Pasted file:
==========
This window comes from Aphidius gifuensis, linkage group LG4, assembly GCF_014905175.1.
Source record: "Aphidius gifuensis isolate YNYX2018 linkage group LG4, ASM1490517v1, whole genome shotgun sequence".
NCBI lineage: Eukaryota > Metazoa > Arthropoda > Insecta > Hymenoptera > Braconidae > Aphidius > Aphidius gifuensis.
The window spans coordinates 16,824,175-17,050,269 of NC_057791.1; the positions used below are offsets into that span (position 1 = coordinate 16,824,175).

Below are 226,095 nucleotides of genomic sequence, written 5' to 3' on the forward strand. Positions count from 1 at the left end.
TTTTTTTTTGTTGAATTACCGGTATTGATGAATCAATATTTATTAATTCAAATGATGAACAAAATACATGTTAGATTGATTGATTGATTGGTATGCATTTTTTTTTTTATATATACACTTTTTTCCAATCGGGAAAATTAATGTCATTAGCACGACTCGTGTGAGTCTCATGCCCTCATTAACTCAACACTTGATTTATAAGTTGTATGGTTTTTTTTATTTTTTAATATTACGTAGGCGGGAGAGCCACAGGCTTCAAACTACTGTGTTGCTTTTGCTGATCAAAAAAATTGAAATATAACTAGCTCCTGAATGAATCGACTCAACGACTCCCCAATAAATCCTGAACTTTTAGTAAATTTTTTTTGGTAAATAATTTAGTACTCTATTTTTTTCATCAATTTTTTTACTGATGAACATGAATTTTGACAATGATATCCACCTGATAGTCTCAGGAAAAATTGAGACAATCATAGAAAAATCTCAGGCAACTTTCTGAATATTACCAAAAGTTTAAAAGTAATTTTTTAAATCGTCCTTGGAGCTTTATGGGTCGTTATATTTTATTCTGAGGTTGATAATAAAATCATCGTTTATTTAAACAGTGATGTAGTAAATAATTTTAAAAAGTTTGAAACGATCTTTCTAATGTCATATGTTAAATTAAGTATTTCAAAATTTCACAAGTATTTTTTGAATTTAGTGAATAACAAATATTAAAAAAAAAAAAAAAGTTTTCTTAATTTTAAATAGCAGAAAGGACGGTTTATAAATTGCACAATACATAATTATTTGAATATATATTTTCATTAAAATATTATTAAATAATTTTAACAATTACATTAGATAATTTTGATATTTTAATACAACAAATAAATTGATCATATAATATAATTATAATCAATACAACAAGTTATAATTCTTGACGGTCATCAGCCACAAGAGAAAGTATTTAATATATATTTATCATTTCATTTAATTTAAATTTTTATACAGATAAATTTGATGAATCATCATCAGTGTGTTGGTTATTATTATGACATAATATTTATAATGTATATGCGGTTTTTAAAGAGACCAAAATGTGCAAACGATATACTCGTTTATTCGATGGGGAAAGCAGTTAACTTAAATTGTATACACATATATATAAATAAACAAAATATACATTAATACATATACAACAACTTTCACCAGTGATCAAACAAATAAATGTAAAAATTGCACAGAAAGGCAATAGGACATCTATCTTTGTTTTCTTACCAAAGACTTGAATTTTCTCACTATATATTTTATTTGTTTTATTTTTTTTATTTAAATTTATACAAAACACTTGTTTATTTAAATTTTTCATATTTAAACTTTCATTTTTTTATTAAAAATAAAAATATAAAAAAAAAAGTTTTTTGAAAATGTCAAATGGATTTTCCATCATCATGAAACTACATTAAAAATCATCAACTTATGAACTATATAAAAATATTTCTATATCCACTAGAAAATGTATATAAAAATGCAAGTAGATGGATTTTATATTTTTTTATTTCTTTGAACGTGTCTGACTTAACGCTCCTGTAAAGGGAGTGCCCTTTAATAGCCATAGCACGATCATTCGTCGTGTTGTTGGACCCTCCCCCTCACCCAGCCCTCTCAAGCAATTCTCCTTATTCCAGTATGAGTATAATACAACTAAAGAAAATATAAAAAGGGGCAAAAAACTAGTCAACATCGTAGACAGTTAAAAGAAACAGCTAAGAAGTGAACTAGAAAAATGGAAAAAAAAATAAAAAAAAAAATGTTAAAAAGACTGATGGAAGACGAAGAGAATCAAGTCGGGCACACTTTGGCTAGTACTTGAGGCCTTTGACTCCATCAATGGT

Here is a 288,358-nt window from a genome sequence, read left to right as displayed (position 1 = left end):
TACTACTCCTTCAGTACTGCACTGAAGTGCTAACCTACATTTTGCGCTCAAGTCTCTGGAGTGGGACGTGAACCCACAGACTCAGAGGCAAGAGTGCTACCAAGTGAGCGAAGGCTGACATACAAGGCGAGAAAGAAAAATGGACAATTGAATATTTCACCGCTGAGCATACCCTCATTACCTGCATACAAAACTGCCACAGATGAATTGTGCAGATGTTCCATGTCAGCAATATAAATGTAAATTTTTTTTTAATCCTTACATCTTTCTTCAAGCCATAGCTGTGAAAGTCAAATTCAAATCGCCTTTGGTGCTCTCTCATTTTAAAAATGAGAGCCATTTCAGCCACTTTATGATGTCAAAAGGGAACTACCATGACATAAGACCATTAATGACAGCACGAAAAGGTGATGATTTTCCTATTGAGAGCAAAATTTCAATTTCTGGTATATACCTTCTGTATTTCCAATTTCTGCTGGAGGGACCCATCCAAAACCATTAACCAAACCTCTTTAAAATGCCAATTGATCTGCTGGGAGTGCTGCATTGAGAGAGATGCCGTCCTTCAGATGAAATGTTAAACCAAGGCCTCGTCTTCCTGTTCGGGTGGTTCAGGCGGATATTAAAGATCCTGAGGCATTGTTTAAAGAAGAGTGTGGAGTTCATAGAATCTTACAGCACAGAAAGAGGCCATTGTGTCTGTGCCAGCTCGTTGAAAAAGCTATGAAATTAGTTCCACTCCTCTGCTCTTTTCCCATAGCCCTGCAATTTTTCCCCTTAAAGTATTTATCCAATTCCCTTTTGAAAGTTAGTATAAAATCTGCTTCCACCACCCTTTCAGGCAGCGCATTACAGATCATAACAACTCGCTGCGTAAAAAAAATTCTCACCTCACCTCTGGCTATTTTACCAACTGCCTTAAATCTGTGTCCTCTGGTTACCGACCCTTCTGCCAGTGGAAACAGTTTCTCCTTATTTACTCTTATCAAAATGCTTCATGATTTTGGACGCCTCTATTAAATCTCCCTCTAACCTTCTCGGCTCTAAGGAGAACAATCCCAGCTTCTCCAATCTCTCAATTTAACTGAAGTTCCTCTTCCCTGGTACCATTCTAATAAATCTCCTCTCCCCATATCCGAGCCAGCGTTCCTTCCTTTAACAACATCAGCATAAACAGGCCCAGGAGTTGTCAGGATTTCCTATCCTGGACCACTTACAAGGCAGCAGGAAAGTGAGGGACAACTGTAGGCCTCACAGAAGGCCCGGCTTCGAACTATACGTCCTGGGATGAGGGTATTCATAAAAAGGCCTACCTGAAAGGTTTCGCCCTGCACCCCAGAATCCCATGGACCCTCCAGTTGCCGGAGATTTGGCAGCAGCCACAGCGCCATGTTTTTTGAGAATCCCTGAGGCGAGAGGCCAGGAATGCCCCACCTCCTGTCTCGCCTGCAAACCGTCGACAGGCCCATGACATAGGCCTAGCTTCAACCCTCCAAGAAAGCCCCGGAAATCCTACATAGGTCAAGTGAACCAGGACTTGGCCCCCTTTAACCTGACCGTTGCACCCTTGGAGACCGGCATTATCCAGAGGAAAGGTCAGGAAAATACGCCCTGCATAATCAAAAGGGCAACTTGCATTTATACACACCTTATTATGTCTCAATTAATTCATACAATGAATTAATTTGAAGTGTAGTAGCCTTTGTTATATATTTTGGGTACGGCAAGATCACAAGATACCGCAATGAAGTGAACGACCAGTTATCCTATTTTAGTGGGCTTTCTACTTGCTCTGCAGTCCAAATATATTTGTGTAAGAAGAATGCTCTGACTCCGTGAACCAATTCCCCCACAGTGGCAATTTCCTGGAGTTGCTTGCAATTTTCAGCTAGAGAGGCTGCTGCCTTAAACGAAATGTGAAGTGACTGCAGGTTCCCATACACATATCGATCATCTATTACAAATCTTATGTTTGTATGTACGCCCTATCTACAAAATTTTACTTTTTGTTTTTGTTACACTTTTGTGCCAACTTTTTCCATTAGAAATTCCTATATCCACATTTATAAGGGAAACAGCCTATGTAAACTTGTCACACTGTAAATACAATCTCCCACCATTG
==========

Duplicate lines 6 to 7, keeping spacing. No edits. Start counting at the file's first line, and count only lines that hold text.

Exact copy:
TTTTTTTTTGTTGAATTACCGGTATTGATGAATCAATATTTATTAATTCAAATGATGAACAAAATACATGTTAGATTGATTGATTGATTGGTATGCATTTTTTTTTTTATATATACACTTTTTTCCAATCGGGAAAATTAATGTCATTAGCACGACTCGTGTGAGTCTCATGCCCTCATTAACTCAACACTTGATTTATAAGTTGTATGGTTTTTTTTATTTTTTAATATTACGTAGGCGGGAGAGCCACAGGCTTCAAACTACTGTGTTGCTTTTGCTGATCAAAAAAATTGAAATATAACTAGCTCCTGAATGAATCGACTCAACGACTCCCCAATAAATCCTGAACTTTTAGTAAATTTTTTTTGGTAAATAATTTAGTACTCTATTTTTTTCATCAATTTTTTTACTGATGAACATGAATTTTGACAATGATATCCACCTGATAGTCTCAGGAAAAATTGAGACAATCATAGAAAAATCTCAGGCAACTTTCTGAATATTACCAAAAGTTTAAAAGTAATTTTTTAAATCGTCCTTGGAGCTTTATGGGTCGTTATATTTTATTCTGAGGTTGATAATAAAATCATCGTTTATTTAAACAGTGATGTAGTAAATAATTTTAAAAAGTTTGAAACGATCTTTCTAATGTCATATGTTAAATTAAGTATTTCAAAATTTCACAAGTATTTTTTGAATTTAGTGAATAACAAATATTAAAAAAAAAAAAAAAGTTTTCTTAATTTTAAATAGCAGAAAGGACGGTTTATAAATTGCACAATACATAATTATTTGAATATATATTTTCATTAAAATATTATTAAATAATTTTAACAATTACATTAGATAATTTTGATATTTTAATACAACAAATAAATTGATCATATAATATAATTATAATCAATACAACAAGTTATAATTCTTGACGGTCATCAGCCACAAGAGAAAGTATTTAATATATATTTATCATTTCATTTAATTTAAATTTTTATACAGATAAATTTGATGAATCATCATCAGTGTGTTGGTTATTATTATGACATAATATTTATAATGTATATGCGGTTTTTAAAGAGACCAAAATGTGCAAACGATATACTCGTTTATTCGATGGGGAAAGCAGTTAACTTAAATTGTATACACATATATATAAATAAACAAAATATACATTAATACATATACAACAACTTTCACCAGTGATCAAACAAATAAATGTAAAAATTGCACAGAAAGGCAATAGGACATCTATCTTTGTTTTCTTACCAAAGACTTGAATTTTCTCACTATATATTTTATTTGTTTTATTTTTTTTATTTAAATTTATACAAAACACTTGTTTATTTAAATTTTTCATATTTAAACTTTCATTTTTTTATTAAAAATAAAAATATAAAAAAAAAAGTTTTTTGAAAATGTCAAATGGATTTTCCATCATCATGAAACTACATTAAAAATCATCAACTTATGAACTATATAAAAATATTTCTATATCCACTAGAAAATGTATATAAAAATGCAAGTAGATGGATTTTATATTTTTTTATTTCTTTGAACGTGTCTGACTTAACGCTCCTGTAAAGGGAGTGCCCTTTAATAGCCATAGCACGATCATTCGTCGTGTTGTTGGACCCTCCCCCTCACCCAGCCCTCTCAAGCAATTCTCCTTATTCCAGTATGAGTATAATACAACTAAAGAAAATATAAAAAGGGGCAAAAAACTAGTCAACATCGTAGACAGTTAAAAGAAACAGCTAAGAAGTGAACTAGAAAAATGGAAAAAAAAATAAAAAAAAAAATGTTAAAAAGACTGATGGAAGACGAAGAGAATCAAGTCGGGCACACTTTGGCTAGTACTTGAGGCCTTTGACTCCATCAATGGT

Here is a 288,358-nt window from a genome sequence, read left to right as displayed (position 1 = left end):